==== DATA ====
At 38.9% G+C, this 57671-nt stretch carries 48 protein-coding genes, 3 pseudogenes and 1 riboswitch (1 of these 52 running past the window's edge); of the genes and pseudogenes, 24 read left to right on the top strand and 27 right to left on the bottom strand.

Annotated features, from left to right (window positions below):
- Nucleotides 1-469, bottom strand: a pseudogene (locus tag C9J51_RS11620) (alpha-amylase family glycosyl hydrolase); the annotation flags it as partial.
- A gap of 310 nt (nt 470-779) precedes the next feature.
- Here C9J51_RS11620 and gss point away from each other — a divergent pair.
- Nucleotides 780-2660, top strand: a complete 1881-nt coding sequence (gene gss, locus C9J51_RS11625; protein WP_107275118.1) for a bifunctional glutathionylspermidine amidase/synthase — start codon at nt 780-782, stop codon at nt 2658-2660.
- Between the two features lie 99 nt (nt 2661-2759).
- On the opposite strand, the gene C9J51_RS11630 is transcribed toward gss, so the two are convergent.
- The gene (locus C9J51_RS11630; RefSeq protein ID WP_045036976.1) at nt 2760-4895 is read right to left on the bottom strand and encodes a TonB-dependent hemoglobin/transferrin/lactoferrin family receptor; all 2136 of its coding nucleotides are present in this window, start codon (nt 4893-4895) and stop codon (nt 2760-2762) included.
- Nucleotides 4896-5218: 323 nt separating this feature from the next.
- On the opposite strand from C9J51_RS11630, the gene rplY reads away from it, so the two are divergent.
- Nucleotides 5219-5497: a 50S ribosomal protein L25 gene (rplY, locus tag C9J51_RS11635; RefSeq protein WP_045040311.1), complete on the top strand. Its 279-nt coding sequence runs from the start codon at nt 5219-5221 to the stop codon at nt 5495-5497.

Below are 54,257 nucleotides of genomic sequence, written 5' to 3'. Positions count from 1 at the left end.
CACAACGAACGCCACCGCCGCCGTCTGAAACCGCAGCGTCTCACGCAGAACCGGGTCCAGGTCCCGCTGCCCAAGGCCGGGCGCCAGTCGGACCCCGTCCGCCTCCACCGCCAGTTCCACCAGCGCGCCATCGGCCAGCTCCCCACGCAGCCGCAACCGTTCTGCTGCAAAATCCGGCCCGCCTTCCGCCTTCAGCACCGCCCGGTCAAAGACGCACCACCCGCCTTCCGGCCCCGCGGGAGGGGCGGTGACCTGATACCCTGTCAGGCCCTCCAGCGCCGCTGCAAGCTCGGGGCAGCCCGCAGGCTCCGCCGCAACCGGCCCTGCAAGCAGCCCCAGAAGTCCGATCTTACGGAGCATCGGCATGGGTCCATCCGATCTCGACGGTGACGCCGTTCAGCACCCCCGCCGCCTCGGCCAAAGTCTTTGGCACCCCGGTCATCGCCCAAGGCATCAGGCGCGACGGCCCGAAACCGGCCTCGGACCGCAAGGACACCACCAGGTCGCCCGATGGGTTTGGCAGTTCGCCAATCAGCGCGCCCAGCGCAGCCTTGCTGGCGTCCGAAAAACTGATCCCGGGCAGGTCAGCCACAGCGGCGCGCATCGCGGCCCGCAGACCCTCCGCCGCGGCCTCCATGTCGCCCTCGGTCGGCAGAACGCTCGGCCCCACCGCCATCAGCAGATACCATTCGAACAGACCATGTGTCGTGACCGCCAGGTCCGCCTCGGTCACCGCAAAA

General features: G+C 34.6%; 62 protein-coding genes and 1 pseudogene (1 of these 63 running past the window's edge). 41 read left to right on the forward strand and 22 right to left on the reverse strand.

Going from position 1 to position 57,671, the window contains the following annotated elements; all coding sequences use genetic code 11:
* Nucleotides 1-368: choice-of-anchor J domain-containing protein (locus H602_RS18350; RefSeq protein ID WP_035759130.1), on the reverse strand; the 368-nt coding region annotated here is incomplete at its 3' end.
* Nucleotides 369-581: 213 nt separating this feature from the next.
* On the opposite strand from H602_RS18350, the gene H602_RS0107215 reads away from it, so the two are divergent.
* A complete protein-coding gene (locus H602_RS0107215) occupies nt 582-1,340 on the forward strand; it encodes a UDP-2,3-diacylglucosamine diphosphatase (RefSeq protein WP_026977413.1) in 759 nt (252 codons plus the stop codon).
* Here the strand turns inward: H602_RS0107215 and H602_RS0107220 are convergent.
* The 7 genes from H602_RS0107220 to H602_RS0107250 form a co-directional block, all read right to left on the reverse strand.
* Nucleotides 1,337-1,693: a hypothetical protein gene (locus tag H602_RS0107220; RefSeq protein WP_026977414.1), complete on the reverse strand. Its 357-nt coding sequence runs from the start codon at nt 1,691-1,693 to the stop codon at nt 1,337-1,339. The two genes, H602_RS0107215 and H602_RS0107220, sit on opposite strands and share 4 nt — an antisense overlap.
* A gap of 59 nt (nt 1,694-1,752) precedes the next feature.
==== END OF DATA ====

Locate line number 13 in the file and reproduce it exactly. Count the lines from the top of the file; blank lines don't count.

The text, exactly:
Below are 54,257 nucleotides of genomic sequence, written 5' to 3'. Positions count from 1 at the left end.